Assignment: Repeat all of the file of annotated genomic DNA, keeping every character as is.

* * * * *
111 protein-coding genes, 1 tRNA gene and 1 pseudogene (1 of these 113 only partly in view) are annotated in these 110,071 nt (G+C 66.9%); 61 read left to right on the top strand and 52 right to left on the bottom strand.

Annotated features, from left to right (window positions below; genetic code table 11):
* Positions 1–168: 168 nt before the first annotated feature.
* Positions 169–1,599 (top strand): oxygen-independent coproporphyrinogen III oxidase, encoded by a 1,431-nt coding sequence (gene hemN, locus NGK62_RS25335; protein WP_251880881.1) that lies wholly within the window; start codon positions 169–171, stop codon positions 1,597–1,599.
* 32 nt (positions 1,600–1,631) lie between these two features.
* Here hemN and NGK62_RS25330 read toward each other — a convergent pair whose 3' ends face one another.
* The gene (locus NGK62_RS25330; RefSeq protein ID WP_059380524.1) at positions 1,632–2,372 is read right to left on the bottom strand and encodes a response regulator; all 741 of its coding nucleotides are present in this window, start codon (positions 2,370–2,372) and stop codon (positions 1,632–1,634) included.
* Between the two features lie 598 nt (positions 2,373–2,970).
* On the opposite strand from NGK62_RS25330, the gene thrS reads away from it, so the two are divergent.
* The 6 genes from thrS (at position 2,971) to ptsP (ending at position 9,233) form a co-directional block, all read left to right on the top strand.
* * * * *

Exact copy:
111 protein-coding genes, 1 tRNA gene and 1 pseudogene (1 of these 113 only partly in view) are annotated in these 110,071 nt (G+C 66.9%); 61 read left to right on the top strand and 52 right to left on the bottom strand.

Annotated features, from left to right (window positions below; genetic code table 11):
* Positions 1–168: 168 nt before the first annotated feature.
* Positions 169–1,599 (top strand): oxygen-independent coproporphyrinogen III oxidase, encoded by a 1,431-nt coding sequence (gene hemN, locus NGK62_RS25335; protein WP_251880881.1) that lies wholly within the window; start codon positions 169–171, stop codon positions 1,597–1,599.
* 32 nt (positions 1,600–1,631) lie between these two features.
* Here hemN and NGK62_RS25330 read toward each other — a convergent pair whose 3' ends face one another.
* The gene (locus NGK62_RS25330; RefSeq protein ID WP_059380524.1) at positions 1,632–2,372 is read right to left on the bottom strand and encodes a response regulator; all 741 of its coding nucleotides are present in this window, start codon (positions 2,370–2,372) and stop codon (positions 1,632–1,634) included.
* Between the two features lie 598 nt (positions 2,373–2,970).
* On the opposite strand from NGK62_RS25330, the gene thrS reads away from it, so the two are divergent.
* The 6 genes from thrS (at position 2,971) to ptsP (ending at position 9,233) form a co-directional block, all read left to right on the top strand.